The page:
Written by B The Change
When COVID-19 emerged, the stay-at-home orders that closed most schools and many workplaces meant more of us were eating at home, ordering less at restaurants and buying more at local grocery stores. In the wake of this sudden change, many farmers who supply restaurants and schools faced a halt in orders and scrambled to find new outlets for their products. So even as shoppers flocked to grocery stores, the existing supply chain structure posed a distribution challenge and led to increasing food waste as some farmers had to destroy their crops, dump milk and throw out perishable items that couldn’t be stored or moved to new outlets in time.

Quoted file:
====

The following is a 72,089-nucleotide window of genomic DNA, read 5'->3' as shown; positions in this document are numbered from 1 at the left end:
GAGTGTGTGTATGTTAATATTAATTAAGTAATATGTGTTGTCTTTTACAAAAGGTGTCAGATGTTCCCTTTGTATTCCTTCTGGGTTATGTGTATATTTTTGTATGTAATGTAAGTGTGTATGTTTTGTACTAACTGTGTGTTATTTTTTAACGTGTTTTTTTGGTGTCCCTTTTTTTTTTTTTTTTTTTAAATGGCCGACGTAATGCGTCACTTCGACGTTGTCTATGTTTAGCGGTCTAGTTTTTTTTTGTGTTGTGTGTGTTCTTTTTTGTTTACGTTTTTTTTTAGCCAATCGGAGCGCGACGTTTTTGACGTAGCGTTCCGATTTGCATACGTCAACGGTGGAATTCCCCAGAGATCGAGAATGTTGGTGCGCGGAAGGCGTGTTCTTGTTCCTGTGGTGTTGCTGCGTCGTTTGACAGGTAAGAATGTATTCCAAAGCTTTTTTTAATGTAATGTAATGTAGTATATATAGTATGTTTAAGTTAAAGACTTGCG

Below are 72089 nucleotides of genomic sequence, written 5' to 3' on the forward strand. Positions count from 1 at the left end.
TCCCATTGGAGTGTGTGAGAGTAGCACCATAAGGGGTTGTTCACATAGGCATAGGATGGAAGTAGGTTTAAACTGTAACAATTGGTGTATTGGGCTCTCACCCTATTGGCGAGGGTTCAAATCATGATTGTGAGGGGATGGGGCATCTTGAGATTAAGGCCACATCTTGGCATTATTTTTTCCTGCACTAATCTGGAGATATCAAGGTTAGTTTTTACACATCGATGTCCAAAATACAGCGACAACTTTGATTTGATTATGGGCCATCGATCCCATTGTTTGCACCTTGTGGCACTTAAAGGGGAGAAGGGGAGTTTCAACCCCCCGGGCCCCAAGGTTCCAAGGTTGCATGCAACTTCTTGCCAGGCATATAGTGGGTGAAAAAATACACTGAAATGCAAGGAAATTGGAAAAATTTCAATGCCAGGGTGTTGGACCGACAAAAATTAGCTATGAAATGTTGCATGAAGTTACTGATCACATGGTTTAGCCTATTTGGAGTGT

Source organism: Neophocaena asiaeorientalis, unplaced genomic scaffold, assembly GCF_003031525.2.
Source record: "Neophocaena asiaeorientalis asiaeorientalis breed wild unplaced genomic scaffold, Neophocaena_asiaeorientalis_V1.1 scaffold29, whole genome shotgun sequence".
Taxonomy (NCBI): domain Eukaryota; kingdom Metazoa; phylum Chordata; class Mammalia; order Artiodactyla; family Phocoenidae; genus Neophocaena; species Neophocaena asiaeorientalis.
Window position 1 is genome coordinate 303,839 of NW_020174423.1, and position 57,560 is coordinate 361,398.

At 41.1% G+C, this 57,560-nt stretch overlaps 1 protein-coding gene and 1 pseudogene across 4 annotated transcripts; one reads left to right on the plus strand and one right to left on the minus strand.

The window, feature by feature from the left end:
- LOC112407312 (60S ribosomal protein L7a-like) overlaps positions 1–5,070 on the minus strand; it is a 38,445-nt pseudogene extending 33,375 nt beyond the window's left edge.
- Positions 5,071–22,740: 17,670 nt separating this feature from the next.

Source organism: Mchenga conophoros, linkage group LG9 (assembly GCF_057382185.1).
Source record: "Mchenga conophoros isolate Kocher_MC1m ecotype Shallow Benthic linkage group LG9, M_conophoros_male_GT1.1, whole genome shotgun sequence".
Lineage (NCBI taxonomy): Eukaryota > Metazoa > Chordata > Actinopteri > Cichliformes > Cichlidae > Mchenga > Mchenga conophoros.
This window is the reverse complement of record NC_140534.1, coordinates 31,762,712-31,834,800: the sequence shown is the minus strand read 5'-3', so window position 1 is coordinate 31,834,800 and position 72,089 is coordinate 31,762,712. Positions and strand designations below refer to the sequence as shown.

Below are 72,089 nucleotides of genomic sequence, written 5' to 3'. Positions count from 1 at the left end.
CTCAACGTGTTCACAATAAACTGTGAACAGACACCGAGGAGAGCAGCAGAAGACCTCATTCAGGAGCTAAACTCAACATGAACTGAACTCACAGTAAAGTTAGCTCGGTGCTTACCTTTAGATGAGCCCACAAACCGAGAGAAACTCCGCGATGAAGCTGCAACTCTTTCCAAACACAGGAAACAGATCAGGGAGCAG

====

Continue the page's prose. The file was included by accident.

At the same time, record unemployment rates due to business shutdowns had more people worried about income and paying for food, utilities, and other everyday costs. A new study based on U.S. Census Bureau data found that 40% of Black households, 36% of Hispanic households, and 23% of white households report they struggled to afford food from mid-April to mid-June. The situation is similar in Canada, where a recent survey found that almost one in seven Canadians are in a food-insecure household, with that number likely to climb in the fall. The health consequences of food insecurity go beyond hunger: Children are more likely to suffer from anemia, asthma, and cognitive, behavioral, and mental health problems, while adults may delay medical care or prescription purchases, further jeopardizing their health.
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